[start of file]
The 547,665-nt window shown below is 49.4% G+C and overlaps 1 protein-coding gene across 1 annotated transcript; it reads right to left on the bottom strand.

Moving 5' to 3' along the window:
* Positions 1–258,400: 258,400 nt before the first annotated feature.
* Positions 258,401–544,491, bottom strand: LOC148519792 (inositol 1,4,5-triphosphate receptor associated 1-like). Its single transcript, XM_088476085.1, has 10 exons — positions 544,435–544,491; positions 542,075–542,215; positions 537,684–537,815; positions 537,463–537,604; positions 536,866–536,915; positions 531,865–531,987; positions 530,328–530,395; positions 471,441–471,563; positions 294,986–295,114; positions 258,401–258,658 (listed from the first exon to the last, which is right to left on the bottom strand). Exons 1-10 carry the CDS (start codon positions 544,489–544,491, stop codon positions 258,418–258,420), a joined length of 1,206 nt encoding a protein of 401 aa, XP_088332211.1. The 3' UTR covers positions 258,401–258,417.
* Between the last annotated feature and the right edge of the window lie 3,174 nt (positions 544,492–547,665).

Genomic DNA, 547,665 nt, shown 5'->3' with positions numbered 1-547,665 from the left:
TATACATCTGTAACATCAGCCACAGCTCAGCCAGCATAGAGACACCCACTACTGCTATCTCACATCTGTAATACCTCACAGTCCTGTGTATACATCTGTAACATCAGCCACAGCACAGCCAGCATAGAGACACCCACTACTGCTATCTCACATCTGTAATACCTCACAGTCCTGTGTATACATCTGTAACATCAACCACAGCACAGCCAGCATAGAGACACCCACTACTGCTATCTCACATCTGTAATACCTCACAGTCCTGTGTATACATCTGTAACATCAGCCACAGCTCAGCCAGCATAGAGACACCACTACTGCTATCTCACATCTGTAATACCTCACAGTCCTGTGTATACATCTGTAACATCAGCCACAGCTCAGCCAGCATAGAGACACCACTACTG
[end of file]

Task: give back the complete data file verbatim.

The 547,665-nt window shown below is 49.4% G+C and overlaps 1 protein-coding gene across 1 annotated transcript; it reads right to left on the bottom strand.

Moving 5' to 3' along the window:
* Positions 1–258,400: 258,400 nt before the first annotated feature.
* Positions 258,401–544,491, bottom strand: LOC148519792 (inositol 1,4,5-triphosphate receptor associated 1-like). Its single transcript, XM_088476085.1, has 10 exons — positions 544,435–544,491; positions 542,075–542,215; positions 537,684–537,815; positions 537,463–537,604; positions 536,866–536,915; positions 531,865–531,987; positions 530,328–530,395; positions 471,441–471,563; positions 294,986–295,114; positions 258,401–258,658 (listed from the first exon to the last, which is right to left on the bottom strand). Exons 1-10 carry the CDS (start codon positions 544,489–544,491, stop codon positions 258,418–258,420), a joined length of 1,206 nt encoding a protein of 401 aa, XP_088332211.1. The 3' UTR covers positions 258,401–258,417.
* Between the last annotated feature and the right edge of the window lie 3,174 nt (positions 544,492–547,665).

Genomic DNA, 547,665 nt, shown 5'->3' with positions numbered 1-547,665 from the left:
TATACATCTGTAACATCAGCCACAGCTCAGCCAGCATAGAGACACCCACTACTGCTATCTCACATCTGTAATACCTCACAGTCCTGTGTATACATCTGTAACATCAGCCACAGCACAGCCAGCATAGAGACACCCACTACTGCTATCTCACATCTGTAATACCTCACAGTCCTGTGTATACATCTGTAACATCAACCACAGCACAGCCAGCATAGAGACACCCACTACTGCTATCTCACATCTGTAATACCTCACAGTCCTGTGTATACATCTGTAACATCAGCCACAGCTCAGCCAGCATAGAGACACCACTACTGCTATCTCACATCTGTAATACCTCACAGTCCTGTGTATACATCTGTAACATCAGCCACAGCTCAGCCAGCATAGAGACACCACTACTG